In a country where dissent is brutally crushed, the Burmese poet Saw Wai used whatever means he could to express his feelings about the ruling military regime.
Hidden in a supposed love poem entitled February 14 – Valentine's Day – the veteran poet delivered a message about the head of the junta. Read vertically, the first character in each line of the poem, written in Burmese, spelt out: "Power crazy senior general Than Shwe."
Whether the regime discovered the coded message in the eight-line poem or whether they were tipped off by an informer is unclear, but for Mr Wai the outcome has been all too obvious. On Wednesday the poet was arrested and detained by the authorities, just one day after his poem was published in the popular weekly magazine, Love Journal. "He got interrogated about it and arrested yesterday," a diplomatic source in Rangoon said last night.
Mr Wai writes gentle love poems which are published in magazines. He is also a member of a group of artists and actors called White Rainbow that helps HIV-infected children.
Outwardly his latest poem was just as harmless as those that preceded it. Telling the story of a man whose heart is broken after falling in love with a fashion model, he wrote: "You have to be in love truly, madly, deeply and then you can call it real love." The poem concluded with an apparent call for unity in the name of love, saying: "Millions of people who know how to love please clap your hands of gilded gold and laugh out loud." But hidden in the poem was Mr Wai's message about the regime's 74-year-old senior general, Than Shwe. In Burmese, the word for million is "Than" while the word for gold is "Shwe".
Myat Khaing, the editor of Love Journal, told journalists that he had been unaware of the poem's hidden meaning. It was published beneath a drawing of a heart with an arrow through it and the words, "I love you". But an unidentified editor in Rangoon who claims he saw Mr Wai arrested, told the Thailand-based Irrawaddy magazine: "Artists are trying to express their feelings in this current political situation in any way they can." With political parties in effect banned and with the country's leading opposition figure, Aung San Suu Kyi, having spent 12 of the past 18 years under house arrest, performers and artists have a tradition of speaking out against the regime where they can.
Many of them – such as the Moustache Brothers comedy act based in Mandalay – have been imprisoned. During last September's democracy demonstrations led by Buddhist monks, artists and performers were among those at the forefront of the rallies and several were arrested. Recently, a comedy group called The Four Fruits has become popular for its satirical jokes about the September crackdown by the regime.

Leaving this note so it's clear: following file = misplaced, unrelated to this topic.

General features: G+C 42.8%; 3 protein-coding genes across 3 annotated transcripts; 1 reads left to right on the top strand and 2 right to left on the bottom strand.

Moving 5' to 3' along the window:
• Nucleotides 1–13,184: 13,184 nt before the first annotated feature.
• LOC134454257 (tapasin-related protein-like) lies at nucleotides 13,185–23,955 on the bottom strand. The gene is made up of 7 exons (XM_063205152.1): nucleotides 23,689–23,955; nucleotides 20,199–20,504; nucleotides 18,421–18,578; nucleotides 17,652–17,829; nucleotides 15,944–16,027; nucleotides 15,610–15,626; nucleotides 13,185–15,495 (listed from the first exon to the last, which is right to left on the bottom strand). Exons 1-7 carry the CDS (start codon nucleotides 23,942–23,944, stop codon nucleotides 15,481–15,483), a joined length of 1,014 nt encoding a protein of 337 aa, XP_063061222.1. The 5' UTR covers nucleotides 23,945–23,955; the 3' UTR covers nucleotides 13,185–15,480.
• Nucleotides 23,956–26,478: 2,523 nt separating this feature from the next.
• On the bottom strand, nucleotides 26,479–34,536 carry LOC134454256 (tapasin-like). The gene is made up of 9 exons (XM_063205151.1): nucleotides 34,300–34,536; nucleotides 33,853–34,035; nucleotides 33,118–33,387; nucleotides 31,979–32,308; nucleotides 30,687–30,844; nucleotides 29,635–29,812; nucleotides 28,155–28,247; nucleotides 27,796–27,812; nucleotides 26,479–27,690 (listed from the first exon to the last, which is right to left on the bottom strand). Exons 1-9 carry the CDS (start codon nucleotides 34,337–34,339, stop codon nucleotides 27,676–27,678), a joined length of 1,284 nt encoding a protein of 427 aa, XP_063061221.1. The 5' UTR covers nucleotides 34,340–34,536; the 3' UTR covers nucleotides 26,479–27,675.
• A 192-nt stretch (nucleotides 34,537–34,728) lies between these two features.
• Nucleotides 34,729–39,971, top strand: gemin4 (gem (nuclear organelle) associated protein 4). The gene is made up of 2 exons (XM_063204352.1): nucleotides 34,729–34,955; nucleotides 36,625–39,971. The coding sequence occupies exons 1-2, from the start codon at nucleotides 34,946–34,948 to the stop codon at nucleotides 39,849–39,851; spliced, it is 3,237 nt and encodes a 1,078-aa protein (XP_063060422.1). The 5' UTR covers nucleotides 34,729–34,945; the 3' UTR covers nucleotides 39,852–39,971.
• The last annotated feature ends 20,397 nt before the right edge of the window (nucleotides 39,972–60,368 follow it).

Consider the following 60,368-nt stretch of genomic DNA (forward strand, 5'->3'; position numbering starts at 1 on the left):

Thousands were arrested during those demonstrations and up to 30 killed. While most of those arrested are believed to have been released, the regime continues to hold those it believes were the organisers. At the same time, despite international condemnation, the regime is continuing its efforts to suppress uncensored information entering the country. The fee for a satellite television licence is to rise to £375.
"This crackdown by the regime is one of the worst that Burma has experienced in decades," said Anna Roberts, a spokeswoman for Burma Campaign UK. "But we are still seeing people speaking out – there are posters, graffiti... wherever people can find the small space to make a protest they are." She added: "The arrest of Mr Wai shows how utterly intolerant the regime is to any criticism."
The sole concession the regime has so far made in the aftermath of the crackdown was an agreement to meet Ms Suu Kyi, a request made by a UN envoy. There have been several meetings andan offer to free her if she and her National League for Democracy gave up their demands for democracy. She refused.
Reports from Rangoon yesterday suggested it was all but impossible to obtain a copy of Love Journal in which Mr Wai's poem was published. Reports said that in the aftermath of its publication the authorities had dispatched officials to seize all copies, but also that as word of the poem and its hidden message spread around the city, the magazine quickly sold out.